Armed guards were a fixture outside a marijuana farm in rural Oklahoma where four people were executed execution-style.
Jack Quirk, owner of local newspaper All About Hennessey, told The Associated Press on Wednesday that “mailmen” were confronted with guns all the time. Farm, what’s going on?”
The Oklahoma State Bureau of Investigation announced Tuesday that Wu Chen, the suspect in the weekend murders, has been taken into custody by Miami Beach police and taken to the Miami-Dade County Detention Center.
He was arrested “after a car tag reader flagged the vehicle he was traveling in,” the agency said. The suspect is charged with murder and shooting with intent to kill and is being extradited to Oklahoma. He has not yet been assigned a lawyer.
Authorities said the victims — three men and a woman, all Chinese nationals — were shot dead on a 10-acre property west of the town of Hennessy, about 56 miles (90 km) northwest of Oklahoma City. But “executed”. , A fifth victim, also a Chinese national, was injured and taken to a hospital in Oklahoma City.
The survivor was shot twice, said Quirk, who appeared as crews were setting up a landing pad for a medical helicopter and watched them load the man.
Police said the victims have not yet been publicly identified and authorities are still working to notify next of kin.
“The suspect was in that building for quite some time before the execution began,” OSBI said in a press release Tuesday. “Based on the investigation to date, this does not appear to be an incident.”
Oklahoma voters legalized medical marijuana in 2018, and the industry thrived thanks to an open-ended law that was less restrictive than other states.
In March, voters will decide whether to legalize recreational use of the drug.
Maryland and Missouri passed recreational marijuana in this month’s midterm elections, bringing the total number of states that allow recreational use to 21. Voters in Arkansas, North Dakota and South Dakota rejected legalization proposals during the midterm elections.
Quirk said he’s heard from residents who think marijuana farms are poorly regulated in Oklahoma.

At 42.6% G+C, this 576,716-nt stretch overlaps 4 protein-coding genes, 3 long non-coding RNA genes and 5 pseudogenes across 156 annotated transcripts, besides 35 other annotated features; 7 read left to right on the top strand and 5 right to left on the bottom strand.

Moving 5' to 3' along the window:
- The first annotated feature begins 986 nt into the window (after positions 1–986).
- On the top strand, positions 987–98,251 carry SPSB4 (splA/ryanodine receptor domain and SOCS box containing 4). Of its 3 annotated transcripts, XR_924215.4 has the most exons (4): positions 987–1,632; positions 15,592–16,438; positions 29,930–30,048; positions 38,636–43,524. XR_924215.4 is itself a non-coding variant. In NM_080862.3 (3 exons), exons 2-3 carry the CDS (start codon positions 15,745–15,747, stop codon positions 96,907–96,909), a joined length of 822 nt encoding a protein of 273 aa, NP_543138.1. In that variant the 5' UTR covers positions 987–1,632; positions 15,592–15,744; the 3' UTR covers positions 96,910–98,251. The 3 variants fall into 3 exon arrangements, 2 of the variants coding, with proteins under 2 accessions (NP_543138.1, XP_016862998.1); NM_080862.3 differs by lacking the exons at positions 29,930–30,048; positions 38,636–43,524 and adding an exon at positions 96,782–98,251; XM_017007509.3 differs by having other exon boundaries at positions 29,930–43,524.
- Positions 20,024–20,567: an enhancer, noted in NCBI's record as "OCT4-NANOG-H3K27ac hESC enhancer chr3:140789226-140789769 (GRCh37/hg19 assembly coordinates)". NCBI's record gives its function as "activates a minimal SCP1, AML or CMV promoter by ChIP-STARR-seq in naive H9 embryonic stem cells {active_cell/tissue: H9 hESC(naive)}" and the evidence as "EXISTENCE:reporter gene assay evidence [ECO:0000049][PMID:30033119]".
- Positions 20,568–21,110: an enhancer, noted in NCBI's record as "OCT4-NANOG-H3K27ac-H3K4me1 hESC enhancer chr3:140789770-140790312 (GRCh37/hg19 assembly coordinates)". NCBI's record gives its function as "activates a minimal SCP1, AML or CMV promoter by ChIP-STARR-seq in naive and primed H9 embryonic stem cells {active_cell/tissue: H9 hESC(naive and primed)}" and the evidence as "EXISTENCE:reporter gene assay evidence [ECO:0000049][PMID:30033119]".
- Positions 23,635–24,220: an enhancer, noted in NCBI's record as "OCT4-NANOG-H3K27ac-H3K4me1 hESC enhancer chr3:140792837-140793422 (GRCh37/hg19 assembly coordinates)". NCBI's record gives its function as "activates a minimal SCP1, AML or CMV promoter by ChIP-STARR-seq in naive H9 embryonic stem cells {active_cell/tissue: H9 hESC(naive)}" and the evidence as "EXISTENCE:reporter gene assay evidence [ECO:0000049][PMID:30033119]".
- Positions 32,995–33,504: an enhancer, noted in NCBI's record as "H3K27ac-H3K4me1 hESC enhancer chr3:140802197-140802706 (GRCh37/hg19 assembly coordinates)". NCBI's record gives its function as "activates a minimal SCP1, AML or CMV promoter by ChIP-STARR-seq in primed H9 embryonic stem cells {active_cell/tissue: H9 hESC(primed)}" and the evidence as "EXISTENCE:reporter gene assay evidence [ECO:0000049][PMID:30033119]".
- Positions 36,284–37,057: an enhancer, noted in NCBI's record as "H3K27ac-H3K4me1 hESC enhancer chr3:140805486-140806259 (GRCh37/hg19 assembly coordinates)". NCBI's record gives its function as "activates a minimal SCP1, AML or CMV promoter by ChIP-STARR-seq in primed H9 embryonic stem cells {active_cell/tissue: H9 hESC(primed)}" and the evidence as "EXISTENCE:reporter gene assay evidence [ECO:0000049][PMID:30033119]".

“They weren’t prepared for what comes with this stuff,” he said. “This particular facility is a good example of that… They did suspicious things that the neighbors thought were not being investigated.”
He said most of the workers don’t speak English and he never saw them outside the property. Quirk said this has raised concerns about local people’s working conditions.
The site has an active license to develop a medical marijuana business, said Porsha Riley, a spokeswoman for the Oklahoma Medical Marijuana Authority.
The operation was put up for sale earlier this year for just under $1 million. The listing described it as having several thousand square feet of indoor growing space, as well as two separate living quarters.
Tammy Amsler-Zummlein, the listing agent for the property, said the listing had expired. He said the brokers had asked him not to comment.
The Oklahoma Bureau of Narcotics and Dangerous Drugs Control has focused on the criminal growth and trafficking of marijuana for the black market in recent years. But agency spokesman Mark Woodward said on Tuesday it was too early to say that was the focus of the investigation.
None of the 14 Hennessy-area marijuana farms responded to email inquiries from The Associated Press, and officials would not identify who was operating at the shooting site.
The cannabis farm deaths were Oklahoma’s third mass murder in just over a month. On October 27, six children were killed in a suspected murder-suicide in the Tulsa suburb of Broken Arrow, and on October 14, the bodies of four missing people were found mutilated in the Oklahoma River.
According to a database from The Associated Press, USA Today and Northeastern University, there have been 40 mass murders in the United States so far this year. In the past week, six have been murdered in the cafeteria of a Walmart store in Virginia and five in a gay nightclub in Colorado Springs. The database defines a mass murder as killing at least four people, not counting the killer.
Hollingsworth reported from Mission, Kansas. Associated Press writers Jill Bled in Little Rock, Arkansas, Adam Kealoha Causey in Dallas, and Peter Orci in Denver contributed.
Follow AP’s coverage of marijuana: https://apnews.com/hub/marijuana
Heather Hollingsworth, The Associated Press